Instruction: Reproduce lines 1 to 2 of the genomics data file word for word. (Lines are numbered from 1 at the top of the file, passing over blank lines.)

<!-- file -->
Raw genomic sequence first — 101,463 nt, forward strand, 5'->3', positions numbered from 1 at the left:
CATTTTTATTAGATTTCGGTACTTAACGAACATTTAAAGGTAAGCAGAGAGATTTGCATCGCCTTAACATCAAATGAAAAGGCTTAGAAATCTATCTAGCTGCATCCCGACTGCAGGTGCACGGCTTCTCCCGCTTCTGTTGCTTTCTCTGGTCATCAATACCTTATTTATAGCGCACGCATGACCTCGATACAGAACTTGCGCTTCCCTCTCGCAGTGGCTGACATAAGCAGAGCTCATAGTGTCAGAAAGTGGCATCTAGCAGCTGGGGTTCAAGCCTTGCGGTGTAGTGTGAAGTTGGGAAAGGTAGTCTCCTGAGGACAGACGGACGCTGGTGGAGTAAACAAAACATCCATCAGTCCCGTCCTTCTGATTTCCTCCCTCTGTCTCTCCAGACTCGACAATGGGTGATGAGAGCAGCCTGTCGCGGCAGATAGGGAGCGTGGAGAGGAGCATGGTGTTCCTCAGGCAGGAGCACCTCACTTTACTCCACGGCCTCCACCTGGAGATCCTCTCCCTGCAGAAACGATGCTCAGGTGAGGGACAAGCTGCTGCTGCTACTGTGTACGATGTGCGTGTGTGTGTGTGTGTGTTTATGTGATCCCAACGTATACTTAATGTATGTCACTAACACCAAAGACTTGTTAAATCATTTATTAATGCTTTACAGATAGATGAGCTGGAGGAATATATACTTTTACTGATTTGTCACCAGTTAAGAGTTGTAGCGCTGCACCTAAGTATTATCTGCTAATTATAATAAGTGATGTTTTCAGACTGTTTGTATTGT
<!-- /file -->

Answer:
Raw genomic sequence first — 101,463 nt, forward strand, 5'->3', positions numbered from 1 at the left:
CATTTTTATTAGATTTCGGTACTTAACGAACATTTAAAGGTAAGCAGAGAGATTTGCATCGCCTTAACATCAAATGAAAAGGCTTAGAAATCTATCTAGCTGCATCCCGACTGCAGGTGCACGGCTTCTCCCGCTTCTGTTGCTTTCTCTGGTCATCAATACCTTATTTATAGCGCACGCATGACCTCGATACAGAACTTGCGCTTCCCTCTCGCAGTGGCTGACATAAGCAGAGCTCATAGTGTCAGAAAGTGGCATCTAGCAGCTGGGGTTCAAGCCTTGCGGTGTAGTGTGAAGTTGGGAAAGGTAGTCTCCTGAGGACAGACGGACGCTGGTGGAGTAAACAAAACATCCATCAGTCCCGTCCTTCTGATTTCCTCCCTCTGTCTCTCCAGACTCGACAATGGGTGATGAGAGCAGCCTGTCGCGGCAGATAGGGAGCGTGGAGAGGAGCATGGTGTTCCTCAGGCAGGAGCACCTCACTTTACTCCACGGCCTCCACCTGGAGATCCTCTCCCTGCAGAAACGATGCTCAGGTGAGGGACAAGCTGCTGCTGCTACTGTGTACGATGTGCGTGTGTGTGTGTGTGTGTTTATGTGATCCCAACGTATACTTAATGTATGTCACTAACACCAAAGACTTGTTAAATCATTTATTAATGCTTTACAGATAGATGAGCTGGAGGAATATATACTTTTACTGATTTGTCACCAGTTAAGAGTTGTAGCGCTGCACCTAAGTATTATCTGCTAATTATAATAAGTGATGTTTTCAGACTGTTTGTATTGT